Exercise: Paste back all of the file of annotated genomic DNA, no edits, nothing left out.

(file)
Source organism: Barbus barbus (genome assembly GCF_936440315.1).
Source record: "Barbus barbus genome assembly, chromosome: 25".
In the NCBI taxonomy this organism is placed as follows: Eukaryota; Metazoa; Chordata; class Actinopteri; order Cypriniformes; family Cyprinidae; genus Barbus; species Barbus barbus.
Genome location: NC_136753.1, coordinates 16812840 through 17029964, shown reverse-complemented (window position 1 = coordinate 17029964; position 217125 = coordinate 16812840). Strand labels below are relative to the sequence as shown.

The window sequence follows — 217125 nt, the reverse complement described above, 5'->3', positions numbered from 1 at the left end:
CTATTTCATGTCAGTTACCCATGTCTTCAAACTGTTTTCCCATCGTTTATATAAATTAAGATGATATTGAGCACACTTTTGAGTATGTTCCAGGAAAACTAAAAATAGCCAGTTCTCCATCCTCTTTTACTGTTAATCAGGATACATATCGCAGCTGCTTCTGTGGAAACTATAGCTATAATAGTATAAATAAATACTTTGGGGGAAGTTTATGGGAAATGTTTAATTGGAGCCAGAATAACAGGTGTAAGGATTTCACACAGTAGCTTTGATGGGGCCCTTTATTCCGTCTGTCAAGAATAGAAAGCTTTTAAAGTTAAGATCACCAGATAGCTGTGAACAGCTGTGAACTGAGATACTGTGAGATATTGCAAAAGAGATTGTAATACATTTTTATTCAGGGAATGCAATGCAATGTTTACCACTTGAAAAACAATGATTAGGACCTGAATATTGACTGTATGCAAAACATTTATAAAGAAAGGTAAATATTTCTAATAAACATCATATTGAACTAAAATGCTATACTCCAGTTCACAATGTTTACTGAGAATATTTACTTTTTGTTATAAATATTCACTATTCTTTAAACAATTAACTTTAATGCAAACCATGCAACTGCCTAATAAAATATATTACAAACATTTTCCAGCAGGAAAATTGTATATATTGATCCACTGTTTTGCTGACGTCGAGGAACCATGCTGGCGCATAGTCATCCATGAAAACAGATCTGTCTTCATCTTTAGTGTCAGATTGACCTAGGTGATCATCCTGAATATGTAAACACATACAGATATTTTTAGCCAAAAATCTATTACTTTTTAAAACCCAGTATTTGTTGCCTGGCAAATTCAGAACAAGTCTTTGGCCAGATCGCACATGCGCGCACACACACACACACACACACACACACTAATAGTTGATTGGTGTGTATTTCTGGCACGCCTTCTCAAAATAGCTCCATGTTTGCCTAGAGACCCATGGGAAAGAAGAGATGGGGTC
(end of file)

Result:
Source organism: Barbus barbus (genome assembly GCF_936440315.1).
Source record: "Barbus barbus genome assembly, chromosome: 25".
In the NCBI taxonomy this organism is placed as follows: Eukaryota; Metazoa; Chordata; class Actinopteri; order Cypriniformes; family Cyprinidae; genus Barbus; species Barbus barbus.
Genome location: NC_136753.1, coordinates 16812840 through 17029964, shown reverse-complemented (window position 1 = coordinate 17029964; position 217125 = coordinate 16812840). Strand labels below are relative to the sequence as shown.

The window sequence follows — 217125 nt, the reverse complement described above, 5'->3', positions numbered from 1 at the left end:
CTATTTCATGTCAGTTACCCATGTCTTCAAACTGTTTTCCCATCGTTTATATAAATTAAGATGATATTGAGCACACTTTTGAGTATGTTCCAGGAAAACTAAAAATAGCCAGTTCTCCATCCTCTTTTACTGTTAATCAGGATACATATCGCAGCTGCTTCTGTGGAAACTATAGCTATAATAGTATAAATAAATACTTTGGGGGAAGTTTATGGGAAATGTTTAATTGGAGCCAGAATAACAGGTGTAAGGATTTCACACAGTAGCTTTGATGGGGCCCTTTATTCCGTCTGTCAAGAATAGAAAGCTTTTAAAGTTAAGATCACCAGATAGCTGTGAACAGCTGTGAACTGAGATACTGTGAGATATTGCAAAAGAGATTGTAATACATTTTTATTCAGGGAATGCAATGCAATGTTTACCACTTGAAAAACAATGATTAGGACCTGAATATTGACTGTATGCAAAACATTTATAAAGAAAGGTAAATATTTCTAATAAACATCATATTGAACTAAAATGCTATACTCCAGTTCACAATGTTTACTGAGAATATTTACTTTTTGTTATAAATATTCACTATTCTTTAAACAATTAACTTTAATGCAAACCATGCAACTGCCTAATAAAATATATTACAAACATTTTCCAGCAGGAAAATTGTATATATTGATCCACTGTTTTGCTGACGTCGAGGAACCATGCTGGCGCATAGTCATCCATGAAAACAGATCTGTCTTCATCTTTAGTGTCAGATTGACCTAGGTGATCATCCTGAATATGTAAACACATACAGATATTTTTAGCCAAAAATCTATTACTTTTTAAAACCCAGTATTTGTTGCCTGGCAAATTCAGAACAAGTCTTTGGCCAGATCGCACATGCGCGCACACACACACACACACACACACACACTAATAGTTGATTGGTGTGTATTTCTGGCACGCCTTCTCAAAATAGCTCCATGTTTGCCTAGAGACCCATGGGAAAGAAGAGATGGGGTC